Elizabeth Chomko's What They Had is an affecting portrait of adult children dealing with their aging parents, one of whom is developing dementia and the other of whom is too willful to recognize the dangers. The story is set in the snow-driven chill of Chicago in winter, and it begins in the middle of the night with an elderly woman named Ruth (Blythe Danner) awakening, putting on her robe and house shoes, and wandering out into the dark, snow-covered street.
This episode is the final straw for Nick (Michael Shannon), their son, who has been trying to convince his father, Burt (Robert Forster), that Ruth needs more care than he can provide. For support, Nick calls in his sister, Biddie (Hilary Swank), who lives in California. Nick and Biddie couldn't be any more different-he is a gruff, no-nonsense bar owner with commitment issues, while she is an introverted housewife with a stressed relationship with her college-age daughter Emma (Taissa Farmiga)-and as a result they are often at odds in dealing with their parents. Nick has a difficult time not just laying everything on the line, and he is easily angered when he senses resistance to what he knows is right, while Biddie wants to dance around the issue because she can't bring herself to take sides. Burt is determined that he and Ruth will stay in the apartment they've lived in for decades, and he refuses to concede that he is no longer equipped to take care of her. The idea of putting her into "a home" in anathema to his sense of himself, and he justifies his stubbornness with appeals to his own dedication and dismissal of the increasing severity of Ruth's dementia. It is, in many ways, an impossible situation, and it scratches at long-standing tensions among both the siblings and their parents.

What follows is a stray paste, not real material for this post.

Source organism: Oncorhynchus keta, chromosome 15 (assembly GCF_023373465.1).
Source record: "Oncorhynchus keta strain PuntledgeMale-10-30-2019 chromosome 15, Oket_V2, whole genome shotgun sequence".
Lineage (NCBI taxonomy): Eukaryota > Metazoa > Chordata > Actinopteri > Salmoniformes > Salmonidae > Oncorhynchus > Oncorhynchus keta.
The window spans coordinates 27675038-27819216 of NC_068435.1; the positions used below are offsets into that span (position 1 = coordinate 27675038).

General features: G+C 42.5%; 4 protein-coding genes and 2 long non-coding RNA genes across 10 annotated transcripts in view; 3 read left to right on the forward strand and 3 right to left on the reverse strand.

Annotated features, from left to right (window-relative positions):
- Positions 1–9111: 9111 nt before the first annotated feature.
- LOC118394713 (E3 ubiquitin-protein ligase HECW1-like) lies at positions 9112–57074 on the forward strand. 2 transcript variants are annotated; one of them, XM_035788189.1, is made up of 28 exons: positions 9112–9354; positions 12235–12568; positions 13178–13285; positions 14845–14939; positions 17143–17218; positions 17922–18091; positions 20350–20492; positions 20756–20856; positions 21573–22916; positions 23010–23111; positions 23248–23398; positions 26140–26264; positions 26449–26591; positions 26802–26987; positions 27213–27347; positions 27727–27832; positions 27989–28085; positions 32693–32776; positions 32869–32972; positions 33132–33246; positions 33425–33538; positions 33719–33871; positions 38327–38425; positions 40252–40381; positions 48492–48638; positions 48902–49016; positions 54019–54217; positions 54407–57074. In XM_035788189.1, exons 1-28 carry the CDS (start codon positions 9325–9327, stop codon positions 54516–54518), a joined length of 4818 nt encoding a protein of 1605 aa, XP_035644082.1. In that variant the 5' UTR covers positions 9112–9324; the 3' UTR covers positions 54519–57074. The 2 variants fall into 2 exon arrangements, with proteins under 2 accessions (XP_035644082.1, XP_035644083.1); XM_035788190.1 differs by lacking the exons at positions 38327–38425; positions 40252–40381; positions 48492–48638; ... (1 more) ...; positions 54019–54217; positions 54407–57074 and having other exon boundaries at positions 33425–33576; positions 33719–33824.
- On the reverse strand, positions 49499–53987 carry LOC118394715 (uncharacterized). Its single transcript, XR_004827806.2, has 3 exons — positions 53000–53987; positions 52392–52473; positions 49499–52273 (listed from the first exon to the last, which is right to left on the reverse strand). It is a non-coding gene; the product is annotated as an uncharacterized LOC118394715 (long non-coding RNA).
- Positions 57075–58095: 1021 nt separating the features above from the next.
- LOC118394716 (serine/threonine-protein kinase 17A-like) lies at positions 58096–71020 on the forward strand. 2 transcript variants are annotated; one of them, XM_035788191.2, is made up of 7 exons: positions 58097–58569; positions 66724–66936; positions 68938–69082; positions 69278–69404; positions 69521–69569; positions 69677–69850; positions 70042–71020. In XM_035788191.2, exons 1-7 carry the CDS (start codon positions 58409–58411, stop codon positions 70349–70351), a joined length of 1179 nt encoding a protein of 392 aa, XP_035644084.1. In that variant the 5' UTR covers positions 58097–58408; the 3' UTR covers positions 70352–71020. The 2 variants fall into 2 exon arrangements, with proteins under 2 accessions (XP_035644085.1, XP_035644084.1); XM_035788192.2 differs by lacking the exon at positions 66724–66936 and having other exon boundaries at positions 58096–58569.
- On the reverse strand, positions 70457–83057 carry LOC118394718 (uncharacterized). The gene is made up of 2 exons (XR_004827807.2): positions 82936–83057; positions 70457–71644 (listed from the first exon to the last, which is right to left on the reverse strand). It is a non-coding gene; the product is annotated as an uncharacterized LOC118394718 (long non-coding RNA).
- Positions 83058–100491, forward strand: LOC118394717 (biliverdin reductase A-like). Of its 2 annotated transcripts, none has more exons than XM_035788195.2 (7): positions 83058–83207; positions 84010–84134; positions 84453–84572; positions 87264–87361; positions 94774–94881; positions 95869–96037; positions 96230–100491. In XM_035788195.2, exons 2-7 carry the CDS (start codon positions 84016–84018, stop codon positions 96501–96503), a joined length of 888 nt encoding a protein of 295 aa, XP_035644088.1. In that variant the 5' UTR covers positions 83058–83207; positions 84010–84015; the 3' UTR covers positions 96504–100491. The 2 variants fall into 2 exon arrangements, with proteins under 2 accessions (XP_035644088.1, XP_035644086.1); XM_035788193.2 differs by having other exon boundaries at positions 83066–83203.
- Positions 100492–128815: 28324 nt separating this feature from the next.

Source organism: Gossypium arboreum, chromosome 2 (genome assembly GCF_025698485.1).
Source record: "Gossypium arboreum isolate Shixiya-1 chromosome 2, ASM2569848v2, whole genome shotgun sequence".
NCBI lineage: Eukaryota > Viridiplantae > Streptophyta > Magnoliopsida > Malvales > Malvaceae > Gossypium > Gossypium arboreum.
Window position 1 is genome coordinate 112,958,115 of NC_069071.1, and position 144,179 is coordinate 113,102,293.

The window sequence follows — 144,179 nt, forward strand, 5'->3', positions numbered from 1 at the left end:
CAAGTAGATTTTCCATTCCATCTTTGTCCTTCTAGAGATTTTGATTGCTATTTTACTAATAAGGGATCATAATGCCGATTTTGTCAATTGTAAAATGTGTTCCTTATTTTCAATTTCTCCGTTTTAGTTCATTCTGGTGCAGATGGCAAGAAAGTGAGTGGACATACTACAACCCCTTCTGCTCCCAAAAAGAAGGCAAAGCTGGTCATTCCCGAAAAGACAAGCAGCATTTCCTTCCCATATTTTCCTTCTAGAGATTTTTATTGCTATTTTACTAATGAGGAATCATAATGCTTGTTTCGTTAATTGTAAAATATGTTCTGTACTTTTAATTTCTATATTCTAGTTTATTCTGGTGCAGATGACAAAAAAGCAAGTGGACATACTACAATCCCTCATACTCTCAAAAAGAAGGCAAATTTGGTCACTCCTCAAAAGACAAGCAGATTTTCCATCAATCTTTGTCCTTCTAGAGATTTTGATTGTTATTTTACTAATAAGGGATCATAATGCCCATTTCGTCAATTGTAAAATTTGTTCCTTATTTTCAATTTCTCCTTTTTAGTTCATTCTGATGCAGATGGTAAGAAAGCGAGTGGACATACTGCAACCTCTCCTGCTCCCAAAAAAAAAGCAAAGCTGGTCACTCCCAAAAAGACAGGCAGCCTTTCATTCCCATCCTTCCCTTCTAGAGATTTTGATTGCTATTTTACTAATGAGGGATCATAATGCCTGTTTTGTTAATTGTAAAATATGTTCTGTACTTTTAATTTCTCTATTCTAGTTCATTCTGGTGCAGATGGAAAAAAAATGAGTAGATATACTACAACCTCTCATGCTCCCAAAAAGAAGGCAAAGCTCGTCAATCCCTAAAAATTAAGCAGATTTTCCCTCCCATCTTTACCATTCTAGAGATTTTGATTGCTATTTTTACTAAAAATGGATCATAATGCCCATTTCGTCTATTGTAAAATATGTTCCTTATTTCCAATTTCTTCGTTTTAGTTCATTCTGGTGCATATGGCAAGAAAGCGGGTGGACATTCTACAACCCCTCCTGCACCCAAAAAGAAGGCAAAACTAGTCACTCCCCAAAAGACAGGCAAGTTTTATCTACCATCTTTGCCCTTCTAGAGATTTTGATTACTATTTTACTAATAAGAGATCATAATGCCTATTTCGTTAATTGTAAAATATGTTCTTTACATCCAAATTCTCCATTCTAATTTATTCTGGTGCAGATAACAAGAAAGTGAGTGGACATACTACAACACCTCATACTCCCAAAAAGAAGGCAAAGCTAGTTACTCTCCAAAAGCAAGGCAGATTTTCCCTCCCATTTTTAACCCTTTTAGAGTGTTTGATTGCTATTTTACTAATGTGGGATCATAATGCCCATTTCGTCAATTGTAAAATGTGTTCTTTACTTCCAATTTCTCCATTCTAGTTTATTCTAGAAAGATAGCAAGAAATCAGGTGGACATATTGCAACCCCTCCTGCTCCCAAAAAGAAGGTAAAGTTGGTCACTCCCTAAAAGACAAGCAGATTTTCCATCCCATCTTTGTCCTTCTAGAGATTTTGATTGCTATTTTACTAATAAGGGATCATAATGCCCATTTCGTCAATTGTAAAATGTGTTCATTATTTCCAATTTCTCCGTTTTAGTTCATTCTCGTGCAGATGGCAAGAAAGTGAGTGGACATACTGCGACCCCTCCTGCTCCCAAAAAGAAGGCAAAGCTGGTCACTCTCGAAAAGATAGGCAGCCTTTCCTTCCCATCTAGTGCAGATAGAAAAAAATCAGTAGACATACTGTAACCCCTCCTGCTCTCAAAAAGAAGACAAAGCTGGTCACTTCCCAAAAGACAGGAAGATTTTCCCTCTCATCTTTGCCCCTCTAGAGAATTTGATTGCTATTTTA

What They Had benefits primarily from the outstanding performances by its central cast, particularly Michael Shannon. Shannon is often cast as villains and psychos and heavies, but he has proven on numerous occasions, particularly in Jeff Nichols's masterful Take Shelter (2011), that he is often at his best when playing everymen struggling under the weight of responsibility. His Nick is a fascinating contradiction in that he lacks social subtleties and would seem at first blush to be a hardened loner, but is in reality a man of significant depth who is constantly working to protect his parents from themselves and feels isolated and alone in his endeavors. Forster is all bluster and frustration as Burt, a man who knows on some level that his life is unravelling but can't bring himself to truly deal with it. Blythe Danner brings a real sense of poignancy to Ruth's dementia, as it often reduces her to an almost childlike confusion that is contrasted with the moments of clarity in which she desperately tries to deflect attention.
And that brings us to Hilary Swank, who gives a strong performance as Biddie, a character who is arguably the weakest link in the story, despite being the ostensible protagonist. Biddie is meant to be a character who struggles to take a stand on anything, which results in her relationships with both her husband (who we never see, but hear on the phone) and Emma being strained. She struggles to assert herself and often stands in the shadow of others, which is why a late plot development that finds her trying to initiate an affair with Eddie (Josh Lucas), a childhood friend, feels so weird and out of place. It, to some extent, makes sense in relation to her character, but it also feels unnecessarily distracting from the more engaging issues involving Nick and their parents.
Like Sarah Polley's Away From Her (2006), Tamara Jenkins's The Savages (2007), and Michael Haneke's Amour (2012), which deal with aging and dementia with poignance, black comedy, and moral complexity, respectively, What They Had, draws its dramatic power from its honest depiction of the bitter realities of aging, which it shades from time to time with bits of dour humor. Chomko, an actress making her directorial debut, doesn't do anything particularly new here, but she clearly understands the conflicting emotions inherent in tense family dynamics, and when she focuses her dramatic attention there, What They Had is compelling and engaging. It is unfortunate, then, that her otherwise absorbing narrative gets distracted from time to time by tangents like Biddies would-be affair, which feel slight by comparison.
Copyright © 2018 James Kendrick
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All images copyright © Bleeker Street Media
Overall Rating: (3)
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